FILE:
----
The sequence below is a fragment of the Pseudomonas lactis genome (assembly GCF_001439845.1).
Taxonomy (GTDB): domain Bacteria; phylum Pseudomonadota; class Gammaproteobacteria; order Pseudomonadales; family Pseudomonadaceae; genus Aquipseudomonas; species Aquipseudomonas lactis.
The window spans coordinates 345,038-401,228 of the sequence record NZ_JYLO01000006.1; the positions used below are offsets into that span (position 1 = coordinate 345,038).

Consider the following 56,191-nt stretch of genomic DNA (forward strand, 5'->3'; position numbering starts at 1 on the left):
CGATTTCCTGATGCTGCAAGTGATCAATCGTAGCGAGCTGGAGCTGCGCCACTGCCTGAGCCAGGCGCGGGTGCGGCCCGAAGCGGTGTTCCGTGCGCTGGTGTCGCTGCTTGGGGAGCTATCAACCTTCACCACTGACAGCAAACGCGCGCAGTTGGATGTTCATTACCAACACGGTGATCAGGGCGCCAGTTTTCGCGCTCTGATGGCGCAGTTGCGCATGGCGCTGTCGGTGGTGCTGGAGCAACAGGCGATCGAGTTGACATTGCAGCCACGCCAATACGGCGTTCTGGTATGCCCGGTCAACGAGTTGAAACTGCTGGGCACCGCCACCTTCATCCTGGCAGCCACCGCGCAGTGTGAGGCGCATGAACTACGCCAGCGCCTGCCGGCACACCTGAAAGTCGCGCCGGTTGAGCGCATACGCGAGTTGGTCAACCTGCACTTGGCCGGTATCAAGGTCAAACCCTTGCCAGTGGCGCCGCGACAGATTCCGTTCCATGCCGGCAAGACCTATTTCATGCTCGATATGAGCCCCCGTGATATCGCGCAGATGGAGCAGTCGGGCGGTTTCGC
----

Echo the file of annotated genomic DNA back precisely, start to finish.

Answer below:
The sequence below is a fragment of the Pseudomonas lactis genome (assembly GCF_001439845.1).
Taxonomy (GTDB): domain Bacteria; phylum Pseudomonadota; class Gammaproteobacteria; order Pseudomonadales; family Pseudomonadaceae; genus Aquipseudomonas; species Aquipseudomonas lactis.
The window spans coordinates 345,038-401,228 of the sequence record NZ_JYLO01000006.1; the positions used below are offsets into that span (position 1 = coordinate 345,038).

Consider the following 56,191-nt stretch of genomic DNA (forward strand, 5'->3'; position numbering starts at 1 on the left):
CGATTTCCTGATGCTGCAAGTGATCAATCGTAGCGAGCTGGAGCTGCGCCACTGCCTGAGCCAGGCGCGGGTGCGGCCCGAAGCGGTGTTCCGTGCGCTGGTGTCGCTGCTTGGGGAGCTATCAACCTTCACCACTGACAGCAAACGCGCGCAGTTGGATGTTCATTACCAACACGGTGATCAGGGCGCCAGTTTTCGCGCTCTGATGGCGCAGTTGCGCATGGCGCTGTCGGTGGTGCTGGAGCAACAGGCGATCGAGTTGACATTGCAGCCACGCCAATACGGCGTTCTGGTATGCCCGGTCAACGAGTTGAAACTGCTGGGCACCGCCACCTTCATCCTGGCAGCCACCGCGCAGTGTGAGGCGCATGAACTACGCCAGCGCCTGCCGGCACACCTGAAAGTCGCGCCGGTTGAGCGCATACGCGAGTTGGTCAACCTGCACTTGGCCGGTATCAAGGTCAAACCCTTGCCAGTGGCGCCGCGACAGATTCCGTTCCATGCCGGCAAGACCTATTTCATGCTCGATATGAGCCCCCGTGATATCGCGCAGATGGAGCAGTCGGGCGGTTTCGC